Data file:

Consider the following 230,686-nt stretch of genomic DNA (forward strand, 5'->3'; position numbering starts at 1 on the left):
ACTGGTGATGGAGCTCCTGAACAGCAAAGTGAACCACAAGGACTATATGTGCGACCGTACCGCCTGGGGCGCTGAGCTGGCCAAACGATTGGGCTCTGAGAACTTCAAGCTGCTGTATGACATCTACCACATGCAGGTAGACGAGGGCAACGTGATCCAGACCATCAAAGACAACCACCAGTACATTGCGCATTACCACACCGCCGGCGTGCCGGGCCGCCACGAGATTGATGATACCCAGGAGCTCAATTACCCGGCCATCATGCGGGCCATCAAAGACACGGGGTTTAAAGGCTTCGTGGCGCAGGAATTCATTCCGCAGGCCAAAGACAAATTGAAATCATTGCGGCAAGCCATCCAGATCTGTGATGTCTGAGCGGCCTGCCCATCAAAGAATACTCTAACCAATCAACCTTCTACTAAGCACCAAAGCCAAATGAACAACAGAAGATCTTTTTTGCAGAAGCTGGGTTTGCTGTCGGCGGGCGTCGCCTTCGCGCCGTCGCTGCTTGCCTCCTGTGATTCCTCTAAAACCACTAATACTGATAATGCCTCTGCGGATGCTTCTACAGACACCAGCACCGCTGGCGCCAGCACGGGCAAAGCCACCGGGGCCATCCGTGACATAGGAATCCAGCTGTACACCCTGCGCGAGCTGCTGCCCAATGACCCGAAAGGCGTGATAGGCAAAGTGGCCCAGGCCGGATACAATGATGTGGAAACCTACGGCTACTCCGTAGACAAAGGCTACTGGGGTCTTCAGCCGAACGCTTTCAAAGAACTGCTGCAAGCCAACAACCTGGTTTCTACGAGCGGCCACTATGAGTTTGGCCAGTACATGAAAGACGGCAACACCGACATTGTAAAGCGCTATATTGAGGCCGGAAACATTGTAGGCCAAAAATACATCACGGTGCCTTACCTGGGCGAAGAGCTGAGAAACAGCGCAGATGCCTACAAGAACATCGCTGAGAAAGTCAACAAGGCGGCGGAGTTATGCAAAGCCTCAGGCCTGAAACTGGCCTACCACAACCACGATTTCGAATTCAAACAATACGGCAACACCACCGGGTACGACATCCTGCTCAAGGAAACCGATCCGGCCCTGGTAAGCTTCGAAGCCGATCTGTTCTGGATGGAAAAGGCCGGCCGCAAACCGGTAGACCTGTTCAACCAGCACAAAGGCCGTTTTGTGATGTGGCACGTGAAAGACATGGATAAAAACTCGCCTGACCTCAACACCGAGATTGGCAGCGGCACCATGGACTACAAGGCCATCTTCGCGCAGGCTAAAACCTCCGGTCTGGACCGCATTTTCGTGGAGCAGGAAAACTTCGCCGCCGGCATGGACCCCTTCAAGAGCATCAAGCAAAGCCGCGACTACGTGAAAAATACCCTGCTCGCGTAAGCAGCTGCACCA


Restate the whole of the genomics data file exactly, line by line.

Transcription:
Consider the following 230,686-nt stretch of genomic DNA (forward strand, 5'->3'; position numbering starts at 1 on the left):
ACTGGTGATGGAGCTCCTGAACAGCAAAGTGAACCACAAGGACTATATGTGCGACCGTACCGCCTGGGGCGCTGAGCTGGCCAAACGATTGGGCTCTGAGAACTTCAAGCTGCTGTATGACATCTACCACATGCAGGTAGACGAGGGCAACGTGATCCAGACCATCAAAGACAACCACCAGTACATTGCGCATTACCACACCGCCGGCGTGCCGGGCCGCCACGAGATTGATGATACCCAGGAGCTCAATTACCCGGCCATCATGCGGGCCATCAAAGACACGGGGTTTAAAGGCTTCGTGGCGCAGGAATTCATTCCGCAGGCCAAAGACAAATTGAAATCATTGCGGCAAGCCATCCAGATCTGTGATGTCTGAGCGGCCTGCCCATCAAAGAATACTCTAACCAATCAACCTTCTACTAAGCACCAAAGCCAAATGAACAACAGAAGATCTTTTTTGCAGAAGCTGGGTTTGCTGTCGGCGGGCGTCGCCTTCGCGCCGTCGCTGCTTGCCTCCTGTGATTCCTCTAAAACCACTAATACTGATAATGCCTCTGCGGATGCTTCTACAGACACCAGCACCGCTGGCGCCAGCACGGGCAAAGCCACCGGGGCCATCCGTGACATAGGAATCCAGCTGTACACCCTGCGCGAGCTGCTGCCCAATGACCCGAAAGGCGTGATAGGCAAAGTGGCCCAGGCCGGATACAATGATGTGGAAACCTACGGCTACTCCGTAGACAAAGGCTACTGGGGTCTTCAGCCGAACGCTTTCAAAGAACTGCTGCAAGCCAACAACCTGGTTTCTACGAGCGGCCACTATGAGTTTGGCCAGTACATGAAAGACGGCAACACCGACATTGTAAAGCGCTATATTGAGGCCGGAAACATTGTAGGCCAAAAATACATCACGGTGCCTTACCTGGGCGAAGAGCTGAGAAACAGCGCAGATGCCTACAAGAACATCGCTGAGAAAGTCAACAAGGCGGCGGAGTTATGCAAAGCCTCAGGCCTGAAACTGGCCTACCACAACCACGATTTCGAATTCAAACAATACGGCAACACCACCGGGTACGACATCCTGCTCAAGGAAACCGATCCGGCCCTGGTAAGCTTCGAAGCCGATCTGTTCTGGATGGAAAAGGCCGGCCGCAAACCGGTAGACCTGTTCAACCAGCACAAAGGCCGTTTTGTGATGTGGCACGTGAAAGACATGGATAAAAACTCGCCTGACCTCAACACCGAGATTGGCAGCGGCACCATGGACTACAAGGCCATCTTCGCGCAGGCTAAAACCTCCGGTCTGGACCGCATTTTCGTGGAGCAGGAAAACTTCGCCGCCGGCATGGACCCCTTCAAGAGCATCAAGCAAAGCCGCGACTACGTGAAAAATACCCTGCTCGCGTAAGCAGCTGCACCA